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 / Summer 2004 / Issue 35(originally published by Booz & Company)


CEO Succession 2003: The Perils of "Good" Governance

Because our results ran so contrary to the new conventional wisdom, we also analyzed the impact of separating the chairman and CEO roles on net income growth rates. The results are similar: In both Europe and North America, companies’ net income growth is greater when one person has held both roles. (See Exhibit 7.) With net income, the performance differences are less pronounced and consistent than they are with TSR. But we see no evidence to support the presumption of governance activists that splitting the roles will help shareholders.

Our results lead us, however humbly, to offer a bit of guidance for the owners of public companies: Effective governance should concern itself not only with the removal of underperforming managers, but also with improving managers’ performance. While it undoubtedly makes sense in some circumstances, the blanket presumption that the roles should be split confuses the secondary objective of governance — overseeing managers — with the primary goal: enhancing returns to investors. In the U.S., the emerging practice of appointing a “lead director” may, in the future, provide the company the necessary strong leadership while also providing appropriate checks and balances for shareholders.

The Outsider Paradox
Whether or not CEOs are promoted from within continues to make a big difference in how they perform. Increasingly in recent years, boards have sought outsiders to rescue a fumbling firm. This “search for a corporate savior,” in the memorable words of Harvard Business School Professor Rakesh Khurana, is reflected in our findings. Globally, 28 percent of the CEOs departing in 2003 were “outsiders,” hired into the job from another place. That is the highest proportion in any year that we studied. Outsiders are even more prevalent in Europe than in North America: 44 percent of outgoing CEOs vs. 28 percent, respectively, in 2003. (In Japan and in the rest of Asia/Pacific, where both the proportion of outsiders and the proportion of combined chairman–CEOs is very low among graduating chief executive classes, any comparisons are not reliable statistically.) (See Exhibit 8.)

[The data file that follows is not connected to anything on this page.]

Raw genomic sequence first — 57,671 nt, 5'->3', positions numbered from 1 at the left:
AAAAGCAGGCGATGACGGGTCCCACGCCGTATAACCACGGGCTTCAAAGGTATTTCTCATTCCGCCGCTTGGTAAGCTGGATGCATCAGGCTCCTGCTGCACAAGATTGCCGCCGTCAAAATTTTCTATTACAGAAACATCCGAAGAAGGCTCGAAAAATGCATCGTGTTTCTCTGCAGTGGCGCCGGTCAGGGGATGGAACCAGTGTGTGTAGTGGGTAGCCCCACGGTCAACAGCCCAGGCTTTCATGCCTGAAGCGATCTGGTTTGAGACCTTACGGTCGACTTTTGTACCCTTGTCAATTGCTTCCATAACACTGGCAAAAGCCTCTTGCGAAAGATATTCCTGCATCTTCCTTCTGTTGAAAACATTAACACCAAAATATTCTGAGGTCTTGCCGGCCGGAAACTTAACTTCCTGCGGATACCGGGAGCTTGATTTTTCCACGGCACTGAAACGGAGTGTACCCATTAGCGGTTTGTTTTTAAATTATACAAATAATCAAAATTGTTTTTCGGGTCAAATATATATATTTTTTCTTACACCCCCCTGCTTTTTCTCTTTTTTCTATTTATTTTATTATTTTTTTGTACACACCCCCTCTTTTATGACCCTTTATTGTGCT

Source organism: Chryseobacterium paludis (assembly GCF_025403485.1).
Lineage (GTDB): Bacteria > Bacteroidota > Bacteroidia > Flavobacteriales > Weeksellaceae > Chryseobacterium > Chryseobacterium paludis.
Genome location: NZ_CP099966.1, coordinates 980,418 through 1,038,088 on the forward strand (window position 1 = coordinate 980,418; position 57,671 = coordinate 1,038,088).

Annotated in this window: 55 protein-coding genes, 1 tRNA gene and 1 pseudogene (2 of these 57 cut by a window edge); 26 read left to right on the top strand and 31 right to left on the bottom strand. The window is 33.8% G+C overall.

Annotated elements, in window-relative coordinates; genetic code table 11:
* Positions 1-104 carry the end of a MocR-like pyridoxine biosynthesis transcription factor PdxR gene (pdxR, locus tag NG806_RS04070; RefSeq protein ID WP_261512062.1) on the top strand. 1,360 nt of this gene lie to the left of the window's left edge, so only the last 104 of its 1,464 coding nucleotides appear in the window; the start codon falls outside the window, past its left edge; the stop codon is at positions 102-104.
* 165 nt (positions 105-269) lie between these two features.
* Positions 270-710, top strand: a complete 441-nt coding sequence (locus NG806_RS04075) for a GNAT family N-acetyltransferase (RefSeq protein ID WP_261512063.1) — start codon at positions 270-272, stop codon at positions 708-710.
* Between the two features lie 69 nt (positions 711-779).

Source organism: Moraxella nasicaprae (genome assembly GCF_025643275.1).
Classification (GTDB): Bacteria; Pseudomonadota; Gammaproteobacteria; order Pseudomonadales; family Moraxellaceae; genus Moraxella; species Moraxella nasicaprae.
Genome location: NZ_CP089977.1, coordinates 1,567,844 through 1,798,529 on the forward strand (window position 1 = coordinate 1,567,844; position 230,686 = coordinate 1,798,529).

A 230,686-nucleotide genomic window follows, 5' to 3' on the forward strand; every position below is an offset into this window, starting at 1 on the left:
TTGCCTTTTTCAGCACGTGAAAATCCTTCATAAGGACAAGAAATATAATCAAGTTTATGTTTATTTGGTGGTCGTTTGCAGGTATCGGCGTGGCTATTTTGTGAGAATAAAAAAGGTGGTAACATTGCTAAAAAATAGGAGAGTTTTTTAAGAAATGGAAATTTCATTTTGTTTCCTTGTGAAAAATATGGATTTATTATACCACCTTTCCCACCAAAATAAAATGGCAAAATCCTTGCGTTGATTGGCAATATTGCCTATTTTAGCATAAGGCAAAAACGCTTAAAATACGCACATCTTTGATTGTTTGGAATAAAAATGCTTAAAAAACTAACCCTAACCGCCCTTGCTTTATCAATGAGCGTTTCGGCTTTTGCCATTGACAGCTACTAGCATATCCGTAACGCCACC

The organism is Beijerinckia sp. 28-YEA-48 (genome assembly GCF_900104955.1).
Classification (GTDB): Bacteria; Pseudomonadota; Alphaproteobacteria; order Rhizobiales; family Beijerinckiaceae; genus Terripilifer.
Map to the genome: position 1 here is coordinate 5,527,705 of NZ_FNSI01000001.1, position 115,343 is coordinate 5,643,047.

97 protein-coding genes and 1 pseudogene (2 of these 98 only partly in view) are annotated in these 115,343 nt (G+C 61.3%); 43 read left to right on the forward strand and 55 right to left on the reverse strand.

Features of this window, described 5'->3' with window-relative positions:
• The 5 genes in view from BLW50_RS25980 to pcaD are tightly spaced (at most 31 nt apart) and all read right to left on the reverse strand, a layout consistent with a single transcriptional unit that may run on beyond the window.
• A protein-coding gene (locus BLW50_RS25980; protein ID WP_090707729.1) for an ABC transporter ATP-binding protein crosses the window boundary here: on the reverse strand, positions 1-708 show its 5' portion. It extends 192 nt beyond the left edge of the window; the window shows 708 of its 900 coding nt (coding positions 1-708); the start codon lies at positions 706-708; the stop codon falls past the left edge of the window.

But our research shows that these corporate saviors do not perform as well as CEOs who are promoted from within. Globally, insiders who departed last year drove shareholder returns 3.5 percentage points per year greater than departing outsiders. In Europe, departing insiders averaged 5.1 percentage points per year greater returns than outsiders. (See Exhibit 9.) Though our experience supports the growing importance of large, strategy-based transformations to improve shareholder returns, it’s not necessarily the case that outsiders are best positioned to “shake up the culture” and get it done.

Poor outsider performance is especially pronounced during the second half of outsiders’ tenures, when their returns to investors are 5.1 percentage points per year worse than insiders’ returns in North America and 7.7 percentage points worse in Europe, for the six years studied. There are contrasts, however, in first-half performance. In Europe, insiders and outsiders achieved similar levels of performance during the first half of their tenures. In North America, where social and political reality better accommodate corporate restructuring and cost reductions, outside change agents deliver significantly better first-half performance than insiders. North American outsiders perform worse than insiders over their full tenure because their excellent first-half performance is more than offset by an abysmal second half.

As we reported last year, outsider CEOs were again more likely to be forced from office than insiders were in 2003. Forced turnover of outsiders reached extraordinary levels in 2003: In North America, 55 percent of outsiders who departed were forced to resign; in Europe, it was 70 percent. Globally, more than two-thirds of the insider CEOs who left office last year retired voluntarily versus only 44 percent of outsider CEOs. Across the six years, globally, only 28 percent of insiders who left office were forced out, versus 42 percent of outsiders. (See Exhibit 10.)

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  1. Paul F. Kocourek, Christian Burger, and Bill Birchard, “Corporate Governance: Hard Facts about Soft Behaviors,” s+b, Spring 2003; Click here. 
  2. Chuck Lucier, Eric Spiegel, and Rob Schuyt, “Why CEOs Fall: The Causes and Consequences of Turnover at the Top,” s+b, Third Quarter 2002; Click here. 
  3. Chuck Lucier, Eric Spiegel, and Rob Schuyt, “CEO Succession 2002: Deliver or Depart,” s+b, Summer 2003; Click here.
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